City Councilman Juan Ramos has introduced a bill that would require many Philadelphia electrical and telecommunications workers to get a license through a program that requires several years of work and study.
Supporters say such legislation is long overdue for public safety, but opponents say it amounts to a power grab by an already powerful union and could hurt small contractors and increase costs.
Licensing of electricians and telecom workers is not unusual. In fact, many states require it, though regulations vary greatly. But Pennsylvania has no such law, leading the International Brotherhood of Electrical Workers Local 98 to back legislation requiring it.
The legislation is still in committee and would have to clear many hurdles before becoming law.
John Dougherty, business manager of Local 98, said in a statement that he found it hard to believe the city did not license electricians who install crucial systems in homes and offices.
"The City of Philadelphia does, however, require that your dog be licensed," he added.
Opponents of the bill, including independent electrical contractors and the Communications Workers of America, which organizes telecom workers, see the proposal as little more than an attempt by Local 98 to drive more work to its members. Dougherty is a dominant civic figure who controls a large amount of political action committee money and runs a tight field operation on election day for candidates he likes.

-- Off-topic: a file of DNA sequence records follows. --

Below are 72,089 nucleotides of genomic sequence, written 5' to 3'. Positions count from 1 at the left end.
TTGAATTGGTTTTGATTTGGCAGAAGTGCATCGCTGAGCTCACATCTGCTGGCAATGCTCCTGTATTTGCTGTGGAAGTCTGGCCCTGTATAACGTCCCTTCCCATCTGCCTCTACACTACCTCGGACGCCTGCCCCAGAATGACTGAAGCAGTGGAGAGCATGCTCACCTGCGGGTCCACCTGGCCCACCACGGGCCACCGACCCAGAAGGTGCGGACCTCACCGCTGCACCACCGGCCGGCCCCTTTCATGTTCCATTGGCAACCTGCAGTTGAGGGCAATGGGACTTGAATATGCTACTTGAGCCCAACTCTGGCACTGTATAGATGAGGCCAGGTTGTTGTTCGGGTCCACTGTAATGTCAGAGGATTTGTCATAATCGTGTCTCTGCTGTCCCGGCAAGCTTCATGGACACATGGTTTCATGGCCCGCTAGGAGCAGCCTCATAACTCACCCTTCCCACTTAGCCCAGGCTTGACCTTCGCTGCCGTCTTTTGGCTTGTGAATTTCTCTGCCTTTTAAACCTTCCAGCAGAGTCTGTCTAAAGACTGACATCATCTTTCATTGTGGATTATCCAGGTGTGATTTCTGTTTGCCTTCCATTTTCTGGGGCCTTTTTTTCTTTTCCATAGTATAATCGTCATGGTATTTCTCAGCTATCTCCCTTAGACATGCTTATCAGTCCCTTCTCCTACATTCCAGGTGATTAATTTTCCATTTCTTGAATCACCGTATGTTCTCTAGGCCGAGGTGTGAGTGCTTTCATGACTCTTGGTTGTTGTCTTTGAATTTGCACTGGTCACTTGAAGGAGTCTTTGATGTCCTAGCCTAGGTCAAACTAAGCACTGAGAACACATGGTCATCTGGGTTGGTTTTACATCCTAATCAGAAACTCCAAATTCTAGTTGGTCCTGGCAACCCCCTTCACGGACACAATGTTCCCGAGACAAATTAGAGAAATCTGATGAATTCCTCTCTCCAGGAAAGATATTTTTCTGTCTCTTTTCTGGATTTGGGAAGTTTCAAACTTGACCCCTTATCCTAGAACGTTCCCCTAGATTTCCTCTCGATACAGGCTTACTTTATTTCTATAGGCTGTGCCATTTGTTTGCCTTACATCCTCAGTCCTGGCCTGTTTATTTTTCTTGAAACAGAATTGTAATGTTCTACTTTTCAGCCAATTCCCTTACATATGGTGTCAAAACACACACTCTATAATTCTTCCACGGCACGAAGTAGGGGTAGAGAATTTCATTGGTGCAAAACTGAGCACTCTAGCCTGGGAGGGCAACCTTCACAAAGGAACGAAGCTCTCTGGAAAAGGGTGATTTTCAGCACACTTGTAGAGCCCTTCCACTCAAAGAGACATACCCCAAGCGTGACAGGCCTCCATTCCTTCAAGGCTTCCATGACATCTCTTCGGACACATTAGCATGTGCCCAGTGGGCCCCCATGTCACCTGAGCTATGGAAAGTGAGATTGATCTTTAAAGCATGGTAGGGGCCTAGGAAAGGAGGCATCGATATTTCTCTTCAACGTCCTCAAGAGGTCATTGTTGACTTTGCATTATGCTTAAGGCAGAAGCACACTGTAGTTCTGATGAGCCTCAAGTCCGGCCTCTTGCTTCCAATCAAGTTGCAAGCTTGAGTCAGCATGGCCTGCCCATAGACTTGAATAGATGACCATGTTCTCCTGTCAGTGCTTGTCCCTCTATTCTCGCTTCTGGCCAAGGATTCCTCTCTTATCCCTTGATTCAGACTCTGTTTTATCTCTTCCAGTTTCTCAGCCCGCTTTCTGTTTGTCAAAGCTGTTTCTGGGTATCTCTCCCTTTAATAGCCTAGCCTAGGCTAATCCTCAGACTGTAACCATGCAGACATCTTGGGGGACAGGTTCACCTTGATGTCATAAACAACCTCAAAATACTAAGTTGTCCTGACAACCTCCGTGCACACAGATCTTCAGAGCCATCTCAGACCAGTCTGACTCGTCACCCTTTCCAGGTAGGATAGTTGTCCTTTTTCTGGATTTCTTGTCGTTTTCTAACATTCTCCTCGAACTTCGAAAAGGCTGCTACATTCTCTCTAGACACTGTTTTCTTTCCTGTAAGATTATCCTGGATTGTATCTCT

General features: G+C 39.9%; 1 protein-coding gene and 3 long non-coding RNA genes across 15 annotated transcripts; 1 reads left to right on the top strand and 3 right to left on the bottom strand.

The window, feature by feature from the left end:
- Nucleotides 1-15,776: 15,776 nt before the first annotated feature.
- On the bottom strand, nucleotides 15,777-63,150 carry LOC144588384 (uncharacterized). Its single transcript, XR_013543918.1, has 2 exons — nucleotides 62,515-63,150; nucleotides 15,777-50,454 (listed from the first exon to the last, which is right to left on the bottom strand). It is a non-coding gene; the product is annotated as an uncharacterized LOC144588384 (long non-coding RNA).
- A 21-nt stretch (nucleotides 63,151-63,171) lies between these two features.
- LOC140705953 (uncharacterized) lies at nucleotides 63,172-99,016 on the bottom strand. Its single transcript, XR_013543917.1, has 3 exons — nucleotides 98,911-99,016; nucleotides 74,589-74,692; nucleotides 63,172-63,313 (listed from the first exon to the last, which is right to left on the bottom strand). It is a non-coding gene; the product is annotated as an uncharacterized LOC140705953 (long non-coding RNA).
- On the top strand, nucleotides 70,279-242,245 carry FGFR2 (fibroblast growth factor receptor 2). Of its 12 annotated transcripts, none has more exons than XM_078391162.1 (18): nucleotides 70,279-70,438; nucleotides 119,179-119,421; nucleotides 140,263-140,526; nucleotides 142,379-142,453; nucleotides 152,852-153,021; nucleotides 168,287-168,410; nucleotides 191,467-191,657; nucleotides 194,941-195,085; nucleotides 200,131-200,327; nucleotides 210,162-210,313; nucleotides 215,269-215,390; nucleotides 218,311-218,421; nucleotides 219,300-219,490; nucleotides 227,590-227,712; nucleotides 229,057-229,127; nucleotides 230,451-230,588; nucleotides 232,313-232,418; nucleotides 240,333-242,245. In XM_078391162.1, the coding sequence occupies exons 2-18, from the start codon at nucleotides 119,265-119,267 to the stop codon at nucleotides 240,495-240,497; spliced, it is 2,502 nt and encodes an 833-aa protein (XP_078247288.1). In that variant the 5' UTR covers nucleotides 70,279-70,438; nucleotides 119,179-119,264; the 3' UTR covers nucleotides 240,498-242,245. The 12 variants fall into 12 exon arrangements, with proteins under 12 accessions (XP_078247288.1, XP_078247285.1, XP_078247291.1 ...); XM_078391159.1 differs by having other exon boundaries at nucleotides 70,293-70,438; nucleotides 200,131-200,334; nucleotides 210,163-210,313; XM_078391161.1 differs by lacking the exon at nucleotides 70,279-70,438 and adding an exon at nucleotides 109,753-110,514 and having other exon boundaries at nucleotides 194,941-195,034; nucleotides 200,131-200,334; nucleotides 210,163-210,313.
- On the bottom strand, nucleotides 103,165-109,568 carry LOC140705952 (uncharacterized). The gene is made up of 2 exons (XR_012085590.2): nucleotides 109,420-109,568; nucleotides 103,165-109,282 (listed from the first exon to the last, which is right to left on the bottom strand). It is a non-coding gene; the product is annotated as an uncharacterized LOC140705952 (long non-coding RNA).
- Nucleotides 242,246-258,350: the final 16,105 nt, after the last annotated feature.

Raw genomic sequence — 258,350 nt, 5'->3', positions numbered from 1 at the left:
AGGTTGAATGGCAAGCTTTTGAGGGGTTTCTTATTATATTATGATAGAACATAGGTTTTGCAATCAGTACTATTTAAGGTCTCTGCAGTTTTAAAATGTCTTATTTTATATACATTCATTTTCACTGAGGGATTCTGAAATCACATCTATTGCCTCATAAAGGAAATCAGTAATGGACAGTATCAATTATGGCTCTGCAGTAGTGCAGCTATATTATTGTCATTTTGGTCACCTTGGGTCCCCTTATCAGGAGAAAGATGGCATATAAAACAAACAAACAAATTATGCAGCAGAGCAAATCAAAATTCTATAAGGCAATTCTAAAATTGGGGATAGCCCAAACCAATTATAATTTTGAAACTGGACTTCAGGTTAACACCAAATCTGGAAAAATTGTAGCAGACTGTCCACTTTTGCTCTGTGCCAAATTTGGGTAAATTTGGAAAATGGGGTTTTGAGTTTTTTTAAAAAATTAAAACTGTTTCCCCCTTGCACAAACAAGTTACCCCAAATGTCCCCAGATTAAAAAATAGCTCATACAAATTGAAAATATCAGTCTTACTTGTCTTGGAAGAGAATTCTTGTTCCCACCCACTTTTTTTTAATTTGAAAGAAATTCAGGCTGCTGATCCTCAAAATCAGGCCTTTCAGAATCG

The bill is "designed, basically, to help Local 98 carve out a little more of a monopoly over electrical work in Philadelphia and to make it harder for independent electrical companies to do business in the city," said Geoffrey Zeh, president of the local chapter of Associated Builders and Contractors Inc., a national association that supports awarding of contracts regardless of labor affiliation.
He said his group was not opposed to licensing. He argues that this bill would hurt people who learned the trade on the job, as often happens in family businesses. He also said it would hurt businesses that let unlicensed maintenance workers do minor electrical work.
Jim Dollard, safety director for Local 98, said the bill would exempt many maintenance workers and residential work not requiring a city permit.
Chas Burns, staff representative for the CWA, said he feared the bill's broad definitions would require many people doing telecom work to get electricians' licenses even though telecom installations are low-voltage.
Frank Keel, a spokesman for Local 98, said the bill "is about public safety - period."
Critics who accuse the union of a power grab are "guilty of the worst kind of self-serving gutter politics," he said.
Ramos, who has sponsored similar legislation that passed for sheet-metal workers and sprinkler-fitters, introduced this bill in December.
So many parties opposed the legislation as written, however, that two previous scheduled hearings on it - including one that had been set for today - were postponed. A hearing is now set for March 12.
Ramos said he introduced the legislation as a longtime union member who believed licensing would improve public and worker safety.